RV I do understand your point but I don't see how environment in India is more difficult to succeed in long term. A regular trucker here can barely afford a suburban house and up bringing of 4 kids. Just like India a trucker who owns his own trucking business can comfortably afford everything. And as far as I have seen, to succeed here academically is much more difficult. To get into University, grading system here is much more difficult. I have some relatives who sent their kids for medicne in India because it's cheap and easy to get in. And then more important point is the cost of education here. Parents can't afford the fees and all like parents in India can afford. Here students have to work summer jobs, side jobs to arrange their tution fees. I have seen students dropping out for a year or two and going to work so they can arrange for thei tution fees and get back to schools later. I personally know few people who studied (professional courses) and worked in the evening full time all the way through schools. Then there's pressure of paying off student loan as soon as they finish their studies.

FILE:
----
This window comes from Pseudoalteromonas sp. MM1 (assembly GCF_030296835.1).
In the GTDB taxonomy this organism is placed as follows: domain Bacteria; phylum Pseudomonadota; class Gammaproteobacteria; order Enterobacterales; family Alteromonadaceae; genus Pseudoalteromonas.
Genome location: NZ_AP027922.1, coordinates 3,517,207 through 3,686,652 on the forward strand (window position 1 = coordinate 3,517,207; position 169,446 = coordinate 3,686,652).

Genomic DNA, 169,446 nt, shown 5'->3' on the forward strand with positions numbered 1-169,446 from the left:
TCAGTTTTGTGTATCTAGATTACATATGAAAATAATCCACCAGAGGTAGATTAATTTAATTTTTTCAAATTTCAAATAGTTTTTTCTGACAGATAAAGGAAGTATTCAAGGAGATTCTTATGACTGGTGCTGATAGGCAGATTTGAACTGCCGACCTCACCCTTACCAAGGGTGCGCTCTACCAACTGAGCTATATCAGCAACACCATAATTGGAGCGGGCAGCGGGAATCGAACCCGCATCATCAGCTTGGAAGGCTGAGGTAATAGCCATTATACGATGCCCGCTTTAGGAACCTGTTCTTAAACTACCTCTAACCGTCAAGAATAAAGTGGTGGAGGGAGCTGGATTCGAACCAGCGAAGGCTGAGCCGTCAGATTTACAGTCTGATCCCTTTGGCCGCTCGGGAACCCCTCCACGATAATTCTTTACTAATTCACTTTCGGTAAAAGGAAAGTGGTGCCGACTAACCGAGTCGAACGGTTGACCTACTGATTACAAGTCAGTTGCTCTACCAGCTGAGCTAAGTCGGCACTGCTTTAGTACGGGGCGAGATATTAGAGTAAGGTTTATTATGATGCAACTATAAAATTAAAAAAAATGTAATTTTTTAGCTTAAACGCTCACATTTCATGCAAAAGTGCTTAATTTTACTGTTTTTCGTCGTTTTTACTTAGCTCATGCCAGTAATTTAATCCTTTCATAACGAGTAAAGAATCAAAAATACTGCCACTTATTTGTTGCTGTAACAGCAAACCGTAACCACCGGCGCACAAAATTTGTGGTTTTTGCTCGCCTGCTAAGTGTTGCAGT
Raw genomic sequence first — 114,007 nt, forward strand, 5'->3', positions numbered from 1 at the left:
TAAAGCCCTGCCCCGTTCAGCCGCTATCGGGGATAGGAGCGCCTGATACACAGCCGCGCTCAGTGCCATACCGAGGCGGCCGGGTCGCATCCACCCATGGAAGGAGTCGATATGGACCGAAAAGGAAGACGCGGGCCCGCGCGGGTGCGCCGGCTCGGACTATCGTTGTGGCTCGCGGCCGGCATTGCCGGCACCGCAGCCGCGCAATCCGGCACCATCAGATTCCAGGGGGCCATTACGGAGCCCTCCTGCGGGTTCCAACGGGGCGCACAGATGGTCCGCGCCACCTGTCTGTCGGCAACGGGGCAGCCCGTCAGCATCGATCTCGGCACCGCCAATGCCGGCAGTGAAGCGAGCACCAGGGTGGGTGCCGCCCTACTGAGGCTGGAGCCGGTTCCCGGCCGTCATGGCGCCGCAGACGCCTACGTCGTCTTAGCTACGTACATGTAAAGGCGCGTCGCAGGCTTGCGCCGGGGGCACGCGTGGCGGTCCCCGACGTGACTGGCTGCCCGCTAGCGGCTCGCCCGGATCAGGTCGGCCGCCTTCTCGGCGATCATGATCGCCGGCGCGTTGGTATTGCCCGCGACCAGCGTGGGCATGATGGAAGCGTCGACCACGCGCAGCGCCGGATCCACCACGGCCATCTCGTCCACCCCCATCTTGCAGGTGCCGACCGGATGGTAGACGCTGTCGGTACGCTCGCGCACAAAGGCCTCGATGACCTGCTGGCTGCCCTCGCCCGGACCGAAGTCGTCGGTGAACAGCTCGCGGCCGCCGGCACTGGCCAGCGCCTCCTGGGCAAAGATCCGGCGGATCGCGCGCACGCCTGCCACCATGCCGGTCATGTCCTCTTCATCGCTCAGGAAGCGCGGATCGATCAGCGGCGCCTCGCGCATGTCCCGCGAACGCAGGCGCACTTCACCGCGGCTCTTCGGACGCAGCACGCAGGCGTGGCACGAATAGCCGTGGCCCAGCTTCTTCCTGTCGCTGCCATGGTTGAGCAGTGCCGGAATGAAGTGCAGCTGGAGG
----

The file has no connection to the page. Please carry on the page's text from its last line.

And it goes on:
But regarding parenting, I still advocate Indian parnting more. The best thing about India is our family system with close family ties. Western parenting has it's own advantages with regard to more individualistic freedom but Indian parenting is what I do prefer as a parent myself with a little bit more emphasis on individualistic freedom.


❄️ Propertea Of Frostea ❄️ Bitter SnoBerry ❄ (BerryNumey) No. Can I keep at that? No? Okay, my parents behave more like friends...they make us feel like we are from Gen Y and they Gen X...
=)